Telegram gets 3m new sign-ups during the Facebook outage

Messaging platform Telegram has obtained 3m new sign-ups during the recent Facebook, WhatsApp, Messenger, and Instagram outage that affected millions of users across the globe.

The new users were announced by Telegram’s founder and CEO Pavel Durov on his personal Telegram channel.

“I see three million new customers signed up for Telegram throughout the final 24 hours,” the message read.

That’s a large amount of new users for a service that claims to have 200m active users as of March 2018.

At the time of writing Instagram’s services has been officially restored. Facebook hasn’t officially restored Facebook just yet, but it appears that its services are now back up and running.

Durov doesn’t offer any explanation for Telegram’s sudden surge in new sign ups, however he does take a swipe at social networking site Facebook – whose founder recently confirmed plans to pivot the platform to ‘privacy’.

Telegram privacy

“Good. We have true privacy and unlimited space for everyone,” he noted.

A contact at Telegram confirmed to TechCrunch that the Facebook outage is the likely cause of its latest spoke in new sign-ups.

“These outages always drive new users,” the source said.

They also linked the growth to “the mainstream overall increasing understanding about Facebook’s abusive attention harvesting practices”.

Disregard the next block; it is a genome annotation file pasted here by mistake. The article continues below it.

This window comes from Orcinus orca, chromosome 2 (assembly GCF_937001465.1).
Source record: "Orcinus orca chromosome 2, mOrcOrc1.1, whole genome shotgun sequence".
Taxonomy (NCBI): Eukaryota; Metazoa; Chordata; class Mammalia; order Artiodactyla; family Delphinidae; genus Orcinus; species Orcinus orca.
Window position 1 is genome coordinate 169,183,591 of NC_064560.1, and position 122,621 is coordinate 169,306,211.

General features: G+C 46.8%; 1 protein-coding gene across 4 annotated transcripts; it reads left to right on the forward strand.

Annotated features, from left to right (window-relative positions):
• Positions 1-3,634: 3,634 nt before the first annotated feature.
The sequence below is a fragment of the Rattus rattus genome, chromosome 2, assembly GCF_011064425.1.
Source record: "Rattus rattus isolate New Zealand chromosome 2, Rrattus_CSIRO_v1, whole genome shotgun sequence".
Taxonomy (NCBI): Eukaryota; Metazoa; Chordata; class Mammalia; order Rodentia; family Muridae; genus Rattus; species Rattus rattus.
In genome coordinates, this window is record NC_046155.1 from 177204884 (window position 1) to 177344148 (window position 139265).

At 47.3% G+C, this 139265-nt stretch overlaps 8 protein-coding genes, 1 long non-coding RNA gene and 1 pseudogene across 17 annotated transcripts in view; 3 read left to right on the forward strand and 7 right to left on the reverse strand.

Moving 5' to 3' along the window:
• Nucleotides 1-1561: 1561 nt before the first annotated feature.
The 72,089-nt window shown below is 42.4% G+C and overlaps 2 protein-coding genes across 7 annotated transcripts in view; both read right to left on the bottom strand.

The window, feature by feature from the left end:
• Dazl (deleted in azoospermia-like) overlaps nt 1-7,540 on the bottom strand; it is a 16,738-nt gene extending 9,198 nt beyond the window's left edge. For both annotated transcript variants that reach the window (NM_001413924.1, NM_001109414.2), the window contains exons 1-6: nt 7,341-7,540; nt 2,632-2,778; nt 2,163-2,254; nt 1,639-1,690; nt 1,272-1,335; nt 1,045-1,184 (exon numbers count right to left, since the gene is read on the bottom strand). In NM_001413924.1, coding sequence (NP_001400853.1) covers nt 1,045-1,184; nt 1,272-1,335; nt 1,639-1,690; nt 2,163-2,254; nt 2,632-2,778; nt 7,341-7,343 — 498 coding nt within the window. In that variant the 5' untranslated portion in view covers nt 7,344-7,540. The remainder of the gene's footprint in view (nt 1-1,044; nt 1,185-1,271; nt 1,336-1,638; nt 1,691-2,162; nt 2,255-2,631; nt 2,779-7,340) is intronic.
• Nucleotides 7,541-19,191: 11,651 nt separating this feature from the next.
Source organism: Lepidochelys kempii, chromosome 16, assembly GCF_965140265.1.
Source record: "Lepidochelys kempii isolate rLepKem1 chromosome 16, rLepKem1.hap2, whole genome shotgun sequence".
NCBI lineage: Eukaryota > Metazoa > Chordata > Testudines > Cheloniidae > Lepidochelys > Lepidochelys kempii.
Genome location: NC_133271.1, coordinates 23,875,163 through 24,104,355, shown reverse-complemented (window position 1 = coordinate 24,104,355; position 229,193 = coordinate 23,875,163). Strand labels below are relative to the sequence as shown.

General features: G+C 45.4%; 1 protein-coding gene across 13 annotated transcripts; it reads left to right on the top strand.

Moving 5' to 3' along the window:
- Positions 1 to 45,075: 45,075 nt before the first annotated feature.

Durov also called out other competitors, including WhatsApp, for not doing enough when it comes to protecting users’ privacy.  

According to a statement shared on Twitter, Durov said: “In 5+ years, Telegram disclosed exactly zero bytes of private data to third-parties including governments.

“That’s why Telegram is banned by authoritarian governments such as Russia and Iran. Other apps such as WhatsApp have no issues with there.”

However, Telegram has become a preferred target for hacker over the years. Last year, a zero-days vulnerability in Telegram Messenger allowed hackers to spread malware that mines cryptocurrencies such as Monero and ZCash.

End-to-end encryption

One of the reasons for this is the end-to-end encryption, which the company added in 2013.

Telegram’s special secret chats use end-to-end encryption, and it offer a self-destruct feature that allows users to set a timer for deleting messages allegedly without leaving a trace on any device.

Despite its privacy credentials, it has had its fair share of controversies and scandals over the years.

Last year, Apple removed Telegram from App Store due to suspicions of rampant child pornography content on the app.

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